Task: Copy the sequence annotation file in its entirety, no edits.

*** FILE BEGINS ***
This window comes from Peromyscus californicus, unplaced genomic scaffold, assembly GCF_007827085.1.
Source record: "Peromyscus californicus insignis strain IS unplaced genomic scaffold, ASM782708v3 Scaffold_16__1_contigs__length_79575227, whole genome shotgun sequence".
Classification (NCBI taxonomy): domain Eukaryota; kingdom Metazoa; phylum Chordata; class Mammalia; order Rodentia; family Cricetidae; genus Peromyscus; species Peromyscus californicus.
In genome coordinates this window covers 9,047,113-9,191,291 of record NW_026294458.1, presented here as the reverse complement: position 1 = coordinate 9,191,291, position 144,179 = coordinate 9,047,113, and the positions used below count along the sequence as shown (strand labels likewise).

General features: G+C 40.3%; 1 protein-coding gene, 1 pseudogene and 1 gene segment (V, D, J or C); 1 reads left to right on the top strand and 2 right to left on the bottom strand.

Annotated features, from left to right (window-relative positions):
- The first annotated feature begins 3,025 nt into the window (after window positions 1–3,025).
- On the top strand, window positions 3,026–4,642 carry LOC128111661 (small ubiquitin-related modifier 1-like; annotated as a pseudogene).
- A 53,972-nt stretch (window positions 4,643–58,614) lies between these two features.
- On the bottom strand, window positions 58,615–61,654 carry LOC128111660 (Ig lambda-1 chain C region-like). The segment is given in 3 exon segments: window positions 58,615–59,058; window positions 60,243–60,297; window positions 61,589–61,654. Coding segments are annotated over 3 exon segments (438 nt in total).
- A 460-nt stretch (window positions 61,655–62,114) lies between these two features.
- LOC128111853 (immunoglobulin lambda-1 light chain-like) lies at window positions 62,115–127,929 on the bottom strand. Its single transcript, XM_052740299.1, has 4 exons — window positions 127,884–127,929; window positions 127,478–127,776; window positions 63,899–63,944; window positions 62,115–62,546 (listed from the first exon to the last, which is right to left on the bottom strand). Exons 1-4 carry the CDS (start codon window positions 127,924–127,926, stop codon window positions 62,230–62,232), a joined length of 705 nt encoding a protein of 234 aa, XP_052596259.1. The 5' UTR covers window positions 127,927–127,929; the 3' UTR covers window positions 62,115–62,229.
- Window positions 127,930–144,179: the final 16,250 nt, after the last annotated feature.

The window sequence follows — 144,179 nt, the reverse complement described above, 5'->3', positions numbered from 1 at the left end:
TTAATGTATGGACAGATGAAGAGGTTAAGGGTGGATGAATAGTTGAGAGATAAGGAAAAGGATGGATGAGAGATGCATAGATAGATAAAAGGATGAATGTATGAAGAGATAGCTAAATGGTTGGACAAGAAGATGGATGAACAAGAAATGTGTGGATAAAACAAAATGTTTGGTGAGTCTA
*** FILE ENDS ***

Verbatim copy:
This window comes from Peromyscus californicus, unplaced genomic scaffold, assembly GCF_007827085.1.
Source record: "Peromyscus californicus insignis strain IS unplaced genomic scaffold, ASM782708v3 Scaffold_16__1_contigs__length_79575227, whole genome shotgun sequence".
Classification (NCBI taxonomy): domain Eukaryota; kingdom Metazoa; phylum Chordata; class Mammalia; order Rodentia; family Cricetidae; genus Peromyscus; species Peromyscus californicus.
In genome coordinates this window covers 9,047,113-9,191,291 of record NW_026294458.1, presented here as the reverse complement: position 1 = coordinate 9,191,291, position 144,179 = coordinate 9,047,113, and the positions used below count along the sequence as shown (strand labels likewise).

General features: G+C 40.3%; 1 protein-coding gene, 1 pseudogene and 1 gene segment (V, D, J or C); 1 reads left to right on the top strand and 2 right to left on the bottom strand.

Annotated features, from left to right (window-relative positions):
- The first annotated feature begins 3,025 nt into the window (after window positions 1–3,025).
- On the top strand, window positions 3,026–4,642 carry LOC128111661 (small ubiquitin-related modifier 1-like; annotated as a pseudogene).
- A 53,972-nt stretch (window positions 4,643–58,614) lies between these two features.
- On the bottom strand, window positions 58,615–61,654 carry LOC128111660 (Ig lambda-1 chain C region-like). The segment is given in 3 exon segments: window positions 58,615–59,058; window positions 60,243–60,297; window positions 61,589–61,654. Coding segments are annotated over 3 exon segments (438 nt in total).
- A 460-nt stretch (window positions 61,655–62,114) lies between these two features.
- LOC128111853 (immunoglobulin lambda-1 light chain-like) lies at window positions 62,115–127,929 on the bottom strand. Its single transcript, XM_052740299.1, has 4 exons — window positions 127,884–127,929; window positions 127,478–127,776; window positions 63,899–63,944; window positions 62,115–62,546 (listed from the first exon to the last, which is right to left on the bottom strand). Exons 1-4 carry the CDS (start codon window positions 127,924–127,926, stop codon window positions 62,230–62,232), a joined length of 705 nt encoding a protein of 234 aa, XP_052596259.1. The 5' UTR covers window positions 127,927–127,929; the 3' UTR covers window positions 62,115–62,229.
- Window positions 127,930–144,179: the final 16,250 nt, after the last annotated feature.

The window sequence follows — 144,179 nt, the reverse complement described above, 5'->3', positions numbered from 1 at the left end:
TTAATGTATGGACAGATGAAGAGGTTAAGGGTGGATGAATAGTTGAGAGATAAGGAAAAGGATGGATGAGAGATGCATAGATAGATAAAAGGATGAATGTATGAAGAGATAGCTAAATGGTTGGACAAGAAGATGGATGAACAAGAAATGTGTGGATAAAACAAAATGTTTGGTGAGTCTA